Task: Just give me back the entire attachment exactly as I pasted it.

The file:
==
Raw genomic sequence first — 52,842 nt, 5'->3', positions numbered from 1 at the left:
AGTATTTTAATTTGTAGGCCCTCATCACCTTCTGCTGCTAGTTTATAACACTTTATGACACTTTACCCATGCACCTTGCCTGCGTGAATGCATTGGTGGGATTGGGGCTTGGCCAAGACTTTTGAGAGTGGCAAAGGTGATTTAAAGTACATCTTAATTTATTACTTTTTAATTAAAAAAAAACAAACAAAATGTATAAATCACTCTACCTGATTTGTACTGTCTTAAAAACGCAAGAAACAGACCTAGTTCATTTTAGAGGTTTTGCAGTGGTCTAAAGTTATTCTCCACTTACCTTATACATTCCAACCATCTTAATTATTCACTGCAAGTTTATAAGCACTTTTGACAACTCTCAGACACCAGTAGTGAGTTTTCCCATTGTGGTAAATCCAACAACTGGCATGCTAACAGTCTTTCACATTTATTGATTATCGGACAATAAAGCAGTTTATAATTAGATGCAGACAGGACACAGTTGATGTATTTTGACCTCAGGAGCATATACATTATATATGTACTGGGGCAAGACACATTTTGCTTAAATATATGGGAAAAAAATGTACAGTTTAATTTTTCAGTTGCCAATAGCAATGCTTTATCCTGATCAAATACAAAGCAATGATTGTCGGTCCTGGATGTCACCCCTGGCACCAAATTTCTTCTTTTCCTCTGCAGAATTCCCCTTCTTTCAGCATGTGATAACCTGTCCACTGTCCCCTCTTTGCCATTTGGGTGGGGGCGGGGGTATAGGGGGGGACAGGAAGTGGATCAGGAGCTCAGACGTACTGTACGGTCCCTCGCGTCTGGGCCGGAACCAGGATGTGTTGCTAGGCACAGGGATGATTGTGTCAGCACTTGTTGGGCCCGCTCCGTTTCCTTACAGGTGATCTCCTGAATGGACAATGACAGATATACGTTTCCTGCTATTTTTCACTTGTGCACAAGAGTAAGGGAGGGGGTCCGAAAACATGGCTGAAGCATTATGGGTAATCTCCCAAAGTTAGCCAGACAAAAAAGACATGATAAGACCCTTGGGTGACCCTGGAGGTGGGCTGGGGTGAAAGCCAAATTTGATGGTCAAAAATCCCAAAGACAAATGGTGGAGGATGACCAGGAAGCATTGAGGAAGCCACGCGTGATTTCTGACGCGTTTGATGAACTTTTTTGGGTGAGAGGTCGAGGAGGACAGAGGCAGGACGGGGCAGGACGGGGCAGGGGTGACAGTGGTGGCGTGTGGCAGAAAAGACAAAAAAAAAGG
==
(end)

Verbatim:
Raw genomic sequence first — 52,842 nt, 5'->3', positions numbered from 1 at the left:
AGTATTTTAATTTGTAGGCCCTCATCACCTTCTGCTGCTAGTTTATAACACTTTATGACACTTTACCCATGCACCTTGCCTGCGTGAATGCATTGGTGGGATTGGGGCTTGGCCAAGACTTTTGAGAGTGGCAAAGGTGATTTAAAGTACATCTTAATTTATTACTTTTTAATTAAAAAAAAACAAACAAAATGTATAAATCACTCTACCTGATTTGTACTGTCTTAAAAACGCAAGAAACAGACCTAGTTCATTTTAGAGGTTTTGCAGTGGTCTAAAGTTATTCTCCACTTACCTTATACATTCCAACCATCTTAATTATTCACTGCAAGTTTATAAGCACTTTTGACAACTCTCAGACACCAGTAGTGAGTTTTCCCATTGTGGTAAATCCAACAACTGGCATGCTAACAGTCTTTCACATTTATTGATTATCGGACAATAAAGCAGTTTATAATTAGATGCAGACAGGACACAGTTGATGTATTTTGACCTCAGGAGCATATACATTATATATGTACTGGGGCAAGACACATTTTGCTTAAATATATGGGAAAAAAATGTACAGTTTAATTTTTCAGTTGCCAATAGCAATGCTTTATCCTGATCAAATACAAAGCAATGATTGTCGGTCCTGGATGTCACCCCTGGCACCAAATTTCTTCTTTTCCTCTGCAGAATTCCCCTTCTTTCAGCATGTGATAACCTGTCCACTGTCCCCTCTTTGCCATTTGGGTGGGGGCGGGGGTATAGGGGGGGACAGGAAGTGGATCAGGAGCTCAGACGTACTGTACGGTCCCTCGCGTCTGGGCCGGAACCAGGATGTGTTGCTAGGCACAGGGATGATTGTGTCAGCACTTGTTGGGCCCGCTCCGTTTCCTTACAGGTGATCTCCTGAATGGACAATGACAGATATACGTTTCCTGCTATTTTTCACTTGTGCACAAGAGTAAGGGAGGGGGTCCGAAAACATGGCTGAAGCATTATGGGTAATCTCCCAAAGTTAGCCAGACAAAAAAGACATGATAAGACCCTTGGGTGACCCTGGAGGTGGGCTGGGGTGAAAGCCAAATTTGATGGTCAAAAATCCCAAAGACAAATGGTGGAGGATGACCAGGAAGCATTGAGGAAGCCACGCGTGATTTCTGACGCGTTTGATGAACTTTTTTGGGTGAGAGGTCGAGGAGGACAGAGGCAGGACGGGGCAGGACGGGGCAGGGGTGACAGTGGTGGCGTGTGGCAGAAAAGACAAAAAAAAAGG